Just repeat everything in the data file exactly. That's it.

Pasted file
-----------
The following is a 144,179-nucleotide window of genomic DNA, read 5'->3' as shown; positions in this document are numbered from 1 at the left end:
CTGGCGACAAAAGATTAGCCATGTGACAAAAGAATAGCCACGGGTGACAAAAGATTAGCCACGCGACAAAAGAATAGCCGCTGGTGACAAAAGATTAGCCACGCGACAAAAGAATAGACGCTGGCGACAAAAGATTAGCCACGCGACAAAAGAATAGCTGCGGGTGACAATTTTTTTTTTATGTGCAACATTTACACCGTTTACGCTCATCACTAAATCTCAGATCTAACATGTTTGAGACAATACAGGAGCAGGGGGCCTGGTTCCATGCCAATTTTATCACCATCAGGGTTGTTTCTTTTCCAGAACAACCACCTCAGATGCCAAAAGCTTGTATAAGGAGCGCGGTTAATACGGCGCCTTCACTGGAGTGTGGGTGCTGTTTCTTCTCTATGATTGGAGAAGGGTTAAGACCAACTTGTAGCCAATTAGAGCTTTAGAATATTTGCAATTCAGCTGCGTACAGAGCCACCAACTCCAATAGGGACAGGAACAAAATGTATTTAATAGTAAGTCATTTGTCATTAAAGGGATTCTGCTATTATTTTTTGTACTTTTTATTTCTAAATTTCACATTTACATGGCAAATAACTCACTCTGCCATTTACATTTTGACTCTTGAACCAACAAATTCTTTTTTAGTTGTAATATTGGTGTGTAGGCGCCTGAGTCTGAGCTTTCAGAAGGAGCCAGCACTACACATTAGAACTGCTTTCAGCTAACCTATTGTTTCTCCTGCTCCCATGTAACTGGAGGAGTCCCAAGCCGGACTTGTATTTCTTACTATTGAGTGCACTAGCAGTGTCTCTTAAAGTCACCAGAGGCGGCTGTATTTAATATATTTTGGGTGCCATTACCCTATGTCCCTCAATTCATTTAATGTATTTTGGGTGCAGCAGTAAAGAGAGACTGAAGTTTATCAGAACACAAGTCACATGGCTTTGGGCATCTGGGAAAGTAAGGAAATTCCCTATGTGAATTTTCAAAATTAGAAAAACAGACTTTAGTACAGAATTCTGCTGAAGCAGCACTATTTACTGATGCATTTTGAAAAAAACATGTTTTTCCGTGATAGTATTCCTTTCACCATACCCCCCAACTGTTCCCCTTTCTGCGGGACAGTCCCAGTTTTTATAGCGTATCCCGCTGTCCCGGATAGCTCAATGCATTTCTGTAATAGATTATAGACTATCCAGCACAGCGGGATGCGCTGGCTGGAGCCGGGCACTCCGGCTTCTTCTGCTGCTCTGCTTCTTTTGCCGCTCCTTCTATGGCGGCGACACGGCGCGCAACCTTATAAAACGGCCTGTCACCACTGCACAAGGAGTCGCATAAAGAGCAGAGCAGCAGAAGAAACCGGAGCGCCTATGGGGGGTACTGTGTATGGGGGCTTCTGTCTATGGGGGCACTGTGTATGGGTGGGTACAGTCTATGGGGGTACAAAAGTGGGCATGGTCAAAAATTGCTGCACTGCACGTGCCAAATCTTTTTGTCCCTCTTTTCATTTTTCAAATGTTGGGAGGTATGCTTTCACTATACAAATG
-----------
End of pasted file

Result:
The following is a 144,179-nucleotide window of genomic DNA, read 5'->3' as shown; positions in this document are numbered from 1 at the left end:
CTGGCGACAAAAGATTAGCCATGTGACAAAAGAATAGCCACGGGTGACAAAAGATTAGCCACGCGACAAAAGAATAGCCGCTGGTGACAAAAGATTAGCCACGCGACAAAAGAATAGACGCTGGCGACAAAAGATTAGCCACGCGACAAAAGAATAGCTGCGGGTGACAATTTTTTTTTTATGTGCAACATTTACACCGTTTACGCTCATCACTAAATCTCAGATCTAACATGTTTGAGACAATACAGGAGCAGGGGGCCTGGTTCCATGCCAATTTTATCACCATCAGGGTTGTTTCTTTTCCAGAACAACCACCTCAGATGCCAAAAGCTTGTATAAGGAGCGCGGTTAATACGGCGCCTTCACTGGAGTGTGGGTGCTGTTTCTTCTCTATGATTGGAGAAGGGTTAAGACCAACTTGTAGCCAATTAGAGCTTTAGAATATTTGCAATTCAGCTGCGTACAGAGCCACCAACTCCAATAGGGACAGGAACAAAATGTATTTAATAGTAAGTCATTTGTCATTAAAGGGATTCTGCTATTATTTTTTGTACTTTTTATTTCTAAATTTCACATTTACATGGCAAATAACTCACTCTGCCATTTACATTTTGACTCTTGAACCAACAAATTCTTTTTTAGTTGTAATATTGGTGTGTAGGCGCCTGAGTCTGAGCTTTCAGAAGGAGCCAGCACTACACATTAGAACTGCTTTCAGCTAACCTATTGTTTCTCCTGCTCCCATGTAACTGGAGGAGTCCCAAGCCGGACTTGTATTTCTTACTATTGAGTGCACTAGCAGTGTCTCTTAAAGTCACCAGAGGCGGCTGTATTTAATATATTTTGGGTGCCATTACCCTATGTCCCTCAATTCATTTAATGTATTTTGGGTGCAGCAGTAAAGAGAGACTGAAGTTTATCAGAACACAAGTCACATGGCTTTGGGCATCTGGGAAAGTAAGGAAATTCCCTATGTGAATTTTCAAAATTAGAAAAACAGACTTTAGTACAGAATTCTGCTGAAGCAGCACTATTTACTGATGCATTTTGAAAAAAACATGTTTTTCCGTGATAGTATTCCTTTCACCATACCCCCCAACTGTTCCCCTTTCTGCGGGACAGTCCCAGTTTTTATAGCGTATCCCGCTGTCCCGGATAGCTCAATGCATTTCTGTAATAGATTATAGACTATCCAGCACAGCGGGATGCGCTGGCTGGAGCCGGGCACTCCGGCTTCTTCTGCTGCTCTGCTTCTTTTGCCGCTCCTTCTATGGCGGCGACACGGCGCGCAACCTTATAAAACGGCCTGTCACCACTGCACAAGGAGTCGCATAAAGAGCAGAGCAGCAGAAGAAACCGGAGCGCCTATGGGGGGTACTGTGTATGGGGGCTTCTGTCTATGGGGGCACTGTGTATGGGTGGGTACAGTCTATGGGGGTACAAAAGTGGGCATGGTCAAAAATTGCTGCACTGCACGTGCCAAATCTTTTTGTCCCTCTTTTCATTTTTCAAATGTTGGGAGGTATGCTTTCACTATACAAATG